At the same time, however, it only reinforces the point that the entire Maltese political landscape is grotesquely skewed to the advantage of the two established parties, at the expense of all others… and that, in in itself, merely cements the perception that the Electoral Commission – being, incidentally, directly appointed by the two parties themselves – is but a small cog in the machinery of a much broader, and more permanent, injustice.

I can think of no better way of putting it, than as a case whereby the Electoral Commission somehow sees its own role as a ‘defender of the political status quo’; and that, on this basis alone, it feels almost dutybound to make the emergence of new parties as difficult as it possibly can…

But in the case of ABBA, in particular… it may have taken that ‘self-appointed mission’ a couple of paces too far.

Leaving aside the small matter that – if successful – this bid to prevent a political party from contesting an election would almost certainly have been ruled ‘unlawful’ and ‘undemocratic’ (not to mention a human rights violation) by any court in the Democratic Universe…

… but it would also have disenfranchised a minority – no matter how small; and not matter how far-removed from my own worldview, or opinions – who clearly no longer identify with either of the two mainstream parties (if, at least, only on matters concerning religion).

And what is that, if not another way to ‘coerce’ people, into either voting for a party that they don’t actually identify with… or else, not voting at all?

And in any case: since when is it part of the Electoral Commission’s mandate, to set limits on the electoral options available to voters in this country? (And even then, limits which go well beyond what is already established at law: i.e., against parties which ‘promote hatred or violence’?)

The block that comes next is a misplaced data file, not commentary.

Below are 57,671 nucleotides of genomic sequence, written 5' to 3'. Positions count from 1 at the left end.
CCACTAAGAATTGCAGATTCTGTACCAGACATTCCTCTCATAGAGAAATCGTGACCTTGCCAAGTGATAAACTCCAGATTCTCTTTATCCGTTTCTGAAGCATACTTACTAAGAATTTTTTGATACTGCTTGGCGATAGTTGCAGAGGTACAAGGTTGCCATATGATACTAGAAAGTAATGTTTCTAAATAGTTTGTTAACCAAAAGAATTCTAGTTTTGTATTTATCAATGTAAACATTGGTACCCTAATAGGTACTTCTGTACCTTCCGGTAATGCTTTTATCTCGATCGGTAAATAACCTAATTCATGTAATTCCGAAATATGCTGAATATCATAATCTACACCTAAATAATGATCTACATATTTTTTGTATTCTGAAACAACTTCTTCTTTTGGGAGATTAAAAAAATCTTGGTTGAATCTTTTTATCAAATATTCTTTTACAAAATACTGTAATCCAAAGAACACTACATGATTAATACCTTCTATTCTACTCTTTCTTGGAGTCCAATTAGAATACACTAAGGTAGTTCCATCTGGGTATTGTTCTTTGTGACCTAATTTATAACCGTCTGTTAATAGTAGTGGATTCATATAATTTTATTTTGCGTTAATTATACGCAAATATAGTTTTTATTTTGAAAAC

Above all, however, it just adds yet another reason – on top of all the others I listed above – why electoral reform has become so urgent in this country. Oh, wait, that reminds me…

… what ever happened to that Parliamentary debate we were supposed to be having on that very subject: you know, the one that came to a stalemate recently, because the two parties proposed a system which would have made it easier for small parties to get elected, yes… but then, impossible to ever form part of a governing coalition?

Kind of defeats the whole purpose of multi-party representation, doesn’t it? (Leaving aside that the shortfall in votes would have to be compensated by yet another ‘Constitutional top-up mechanism’… so that our already unwieldly 69-seat Parliament would just keep growing and growing: to 73, 87, 113, and beyond…)

But in any case: I suppose there is one reason we should actually be grateful to the Electoral Commission, for its latest attempt to stifle true democratic representation in this country. It has once again reminded us all of precisely how unfair, and undemocratic, our electoral system really is…

… and with another election now only a matter of weeks away: maybe we did need reminding, after all.

So all together now, folks: “Thank you for the music! The songs you’re singing…”